But a canoe or float tube will still work well here under the current conditions and even fishing from the shore was fairly easy due to the lack of trees and other vegetation to foul up a cast.

Fly fishing anglers might want to try a damsel fly pattern or a stimulator trailing an ant on the surface or fishing bigger nymphs real deep.
Charette Lakes are best fished in the fall with a woolly booger or gray-hackled peacock fly suspended below a bubble and cast out onto the lake with a spinning rod, according to Piper.

But the real beauty of this place might be the lack of company and space to breath.
Even if you’re not catching fish you could be reading a good book under an awning while enjoying a cold beer and occasionally watching the antelope play. The weather alone here makes for good viewing.

Those who like to explore will find a deep canyon off the southeast corner of the lake through which the creek flows and the dry surface of the upper lake might be of interest to some, too.
It should be noted that this looks like rattlesnake country, so don’t go poking around under rocks. There’s also the very real threat of lightning strikes up on the exposed mesa but little to be done about it other than huddle in a vehicle.

Bring everything you will need when you go because it’s a long way back to town. You’ll also need to pack out what you brought in.
The refuge is open to fishing March 1 through October 31 and is free to use for those holding a current hunting, fishing or Gaining Access Into Nature (GAIN) permit.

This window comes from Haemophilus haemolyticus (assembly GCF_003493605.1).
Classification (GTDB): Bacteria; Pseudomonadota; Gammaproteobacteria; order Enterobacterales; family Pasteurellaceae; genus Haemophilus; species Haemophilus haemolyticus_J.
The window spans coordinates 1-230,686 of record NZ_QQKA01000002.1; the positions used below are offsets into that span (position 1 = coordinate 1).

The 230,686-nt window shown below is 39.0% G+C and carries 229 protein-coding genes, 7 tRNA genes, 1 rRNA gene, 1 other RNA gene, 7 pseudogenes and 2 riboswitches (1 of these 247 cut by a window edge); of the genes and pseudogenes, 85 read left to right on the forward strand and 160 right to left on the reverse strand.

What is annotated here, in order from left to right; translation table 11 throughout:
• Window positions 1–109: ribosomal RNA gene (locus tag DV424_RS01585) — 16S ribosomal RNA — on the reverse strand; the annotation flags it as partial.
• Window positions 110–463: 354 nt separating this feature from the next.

The history behind the lakes is murky but some details were discovered during an online search.

The state Game Commission purchased the lakes and water rights in 1949 from an irrigation company apparently created by land speculators who were selling farms on the edge of the plains to settlers.
The settlers were being lured to the area by the promise of a rail line being built at the nearby town of Colmor and running straight out across the plains to Kansas.

The rail line would allow trains to save time and avoid the laborious climb over Raton pass to ship cattle and timber to the railheads in Kansas.

The railroad laid track to within about 35 miles of the town before World War II erupted and put an end to the ambitious plan. The tracks were then pulled up and melted down for scrap metal for the war effort.

The town of Colmor, so named due to its location straddling the Mora and Colfax county lines, is now a ghost town with its ruins on private land still visible off the frontage road between Wagon Mound and the Charette Lakes turnoff.

Charette Lakes may be named after a French trapper and trader as a mountain man-era pack trail ran within three miles of the lakes which are formed from natural depressions in the volcanic rock.
If You Go: Take I-25 about 60 miles north of Las Vegas to the St. Rd 569 exit located between Wagon Mound and Springer. The gravel road crosses private ranch land and then turns to pavement as it wends its way to the top of the mesa. Great views of the plains from the side of the road at the top of the mesa.